Nina Cramer, founder of the nonprofit group Trees Sandy Springs andGary Jacobs of Jacobs Landscape Company, plant a Princeton Elm on the side of Sandy Springs Circle on Feb. 17 to celebrate Arbor Day

The city of Sandy Springs officially celebrated Arbor Day on Feb. 17, planting a Dutch Elm in the ground along Sandy Springs Circle and covering its base with dirt using gold-colored shovels.

City officials posed for the cameras before scooping a few shovelfuls onto the roots, but the city’s commitment to trees doesn’t end when the media and cameras aren’t around. The city was recently named a Tree City USA by the Arbor Day Foundation for the third consecutive year. City Environmental Compliance Officer Michael Barnett said the city has its own “tree fund,” made up of fees paid by developers who aren’t able to plant enough trees on their sites.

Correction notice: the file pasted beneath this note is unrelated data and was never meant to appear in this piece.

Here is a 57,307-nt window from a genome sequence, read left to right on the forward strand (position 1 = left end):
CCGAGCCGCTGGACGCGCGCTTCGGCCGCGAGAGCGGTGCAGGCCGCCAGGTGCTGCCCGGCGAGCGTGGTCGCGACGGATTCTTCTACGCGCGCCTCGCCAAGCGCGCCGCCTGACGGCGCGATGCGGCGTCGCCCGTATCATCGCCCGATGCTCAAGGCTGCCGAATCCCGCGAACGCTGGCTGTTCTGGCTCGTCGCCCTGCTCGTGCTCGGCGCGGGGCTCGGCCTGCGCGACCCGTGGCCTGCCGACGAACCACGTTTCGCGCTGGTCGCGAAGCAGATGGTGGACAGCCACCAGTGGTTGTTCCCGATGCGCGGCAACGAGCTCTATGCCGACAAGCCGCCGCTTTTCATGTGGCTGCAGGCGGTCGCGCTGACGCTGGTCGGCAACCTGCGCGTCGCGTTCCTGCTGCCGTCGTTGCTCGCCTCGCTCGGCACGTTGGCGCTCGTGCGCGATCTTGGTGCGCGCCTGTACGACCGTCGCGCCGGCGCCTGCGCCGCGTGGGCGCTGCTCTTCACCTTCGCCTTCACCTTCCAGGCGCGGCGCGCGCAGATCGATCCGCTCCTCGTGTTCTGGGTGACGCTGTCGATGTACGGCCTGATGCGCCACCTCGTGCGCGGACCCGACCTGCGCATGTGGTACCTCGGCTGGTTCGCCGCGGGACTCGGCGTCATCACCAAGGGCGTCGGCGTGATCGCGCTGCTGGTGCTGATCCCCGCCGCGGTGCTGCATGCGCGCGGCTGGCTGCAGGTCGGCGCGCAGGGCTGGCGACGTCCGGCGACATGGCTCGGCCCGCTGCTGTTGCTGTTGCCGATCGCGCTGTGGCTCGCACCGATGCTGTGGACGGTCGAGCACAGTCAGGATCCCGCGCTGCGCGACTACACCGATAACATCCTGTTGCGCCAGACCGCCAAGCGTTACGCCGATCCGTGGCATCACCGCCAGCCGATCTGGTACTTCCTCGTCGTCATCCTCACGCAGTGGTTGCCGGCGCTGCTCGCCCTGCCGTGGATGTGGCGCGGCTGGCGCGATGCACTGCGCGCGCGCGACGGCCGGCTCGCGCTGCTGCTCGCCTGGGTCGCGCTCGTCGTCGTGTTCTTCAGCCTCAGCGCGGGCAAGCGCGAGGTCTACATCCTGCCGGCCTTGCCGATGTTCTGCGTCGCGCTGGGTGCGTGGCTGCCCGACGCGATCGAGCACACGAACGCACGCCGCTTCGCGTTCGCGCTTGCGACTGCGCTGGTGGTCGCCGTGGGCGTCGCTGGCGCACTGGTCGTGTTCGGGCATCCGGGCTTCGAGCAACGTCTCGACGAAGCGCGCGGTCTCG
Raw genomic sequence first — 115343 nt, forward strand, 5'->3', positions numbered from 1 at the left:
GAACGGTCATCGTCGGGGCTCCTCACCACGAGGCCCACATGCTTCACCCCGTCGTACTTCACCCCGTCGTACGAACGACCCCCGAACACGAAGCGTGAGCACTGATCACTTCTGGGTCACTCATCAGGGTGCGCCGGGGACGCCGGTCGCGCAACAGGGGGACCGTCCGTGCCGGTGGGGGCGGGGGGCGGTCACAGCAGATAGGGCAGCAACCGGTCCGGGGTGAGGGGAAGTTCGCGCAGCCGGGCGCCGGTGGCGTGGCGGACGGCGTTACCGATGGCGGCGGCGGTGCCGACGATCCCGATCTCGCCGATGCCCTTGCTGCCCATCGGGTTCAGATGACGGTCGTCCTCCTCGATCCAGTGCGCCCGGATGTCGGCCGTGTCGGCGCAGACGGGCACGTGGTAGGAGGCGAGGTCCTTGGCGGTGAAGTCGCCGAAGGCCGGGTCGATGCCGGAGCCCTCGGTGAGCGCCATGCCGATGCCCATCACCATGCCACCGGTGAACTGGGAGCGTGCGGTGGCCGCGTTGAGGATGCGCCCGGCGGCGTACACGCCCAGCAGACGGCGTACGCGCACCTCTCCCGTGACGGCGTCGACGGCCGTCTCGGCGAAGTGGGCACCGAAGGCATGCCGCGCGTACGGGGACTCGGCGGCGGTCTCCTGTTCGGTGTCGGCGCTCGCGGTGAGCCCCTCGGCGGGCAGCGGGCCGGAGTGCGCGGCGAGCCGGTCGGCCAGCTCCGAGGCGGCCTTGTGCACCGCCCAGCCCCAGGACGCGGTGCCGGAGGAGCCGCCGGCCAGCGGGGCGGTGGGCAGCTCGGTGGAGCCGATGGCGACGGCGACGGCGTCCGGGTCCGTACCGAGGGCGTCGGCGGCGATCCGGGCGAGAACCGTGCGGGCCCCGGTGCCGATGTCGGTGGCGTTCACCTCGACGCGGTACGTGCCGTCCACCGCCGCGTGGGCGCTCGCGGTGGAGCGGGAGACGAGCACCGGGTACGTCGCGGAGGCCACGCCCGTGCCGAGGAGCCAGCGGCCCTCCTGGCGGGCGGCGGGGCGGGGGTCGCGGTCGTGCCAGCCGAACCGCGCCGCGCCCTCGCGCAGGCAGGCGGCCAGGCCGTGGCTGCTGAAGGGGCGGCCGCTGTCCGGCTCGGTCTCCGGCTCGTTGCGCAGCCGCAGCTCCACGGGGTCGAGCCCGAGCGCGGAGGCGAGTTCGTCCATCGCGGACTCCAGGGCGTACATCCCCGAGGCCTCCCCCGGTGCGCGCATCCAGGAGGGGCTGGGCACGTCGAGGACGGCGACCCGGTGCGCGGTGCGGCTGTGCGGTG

The city takes the money and uses it to plant trees elsewhere. Barnett said the city has to maintain a certain percentage of canopy cover under its conservation ordinance.

Trees also make Barnett’s job easier.

“It helps with water runoff, provides shade and sequesters carbon dioxide,” Barnett said.

The tree fund also helped pay for the planting of the Princeton Elm, a disease-resistant strain immune to the Dutch Elm virus that felled much of the North American population years ago.

Barnett said the hardier tree was hard to come by. The city also planned to plant Swamp White Oaks and Tulip Poplar trees, according to a press release.

“It’s good to plant a diversity of trees,” Barnett said.

Mayor Eva Galambos read a proclamation at the event describing a diversity of benefits trees provide, from fuel to shade.

The Rotary Club of Sandy Springs also gave the nonprofit group Trees Sandy Springs a check for $150 for tree plantings. The nonprofit group coordinates with the city, Barnett said.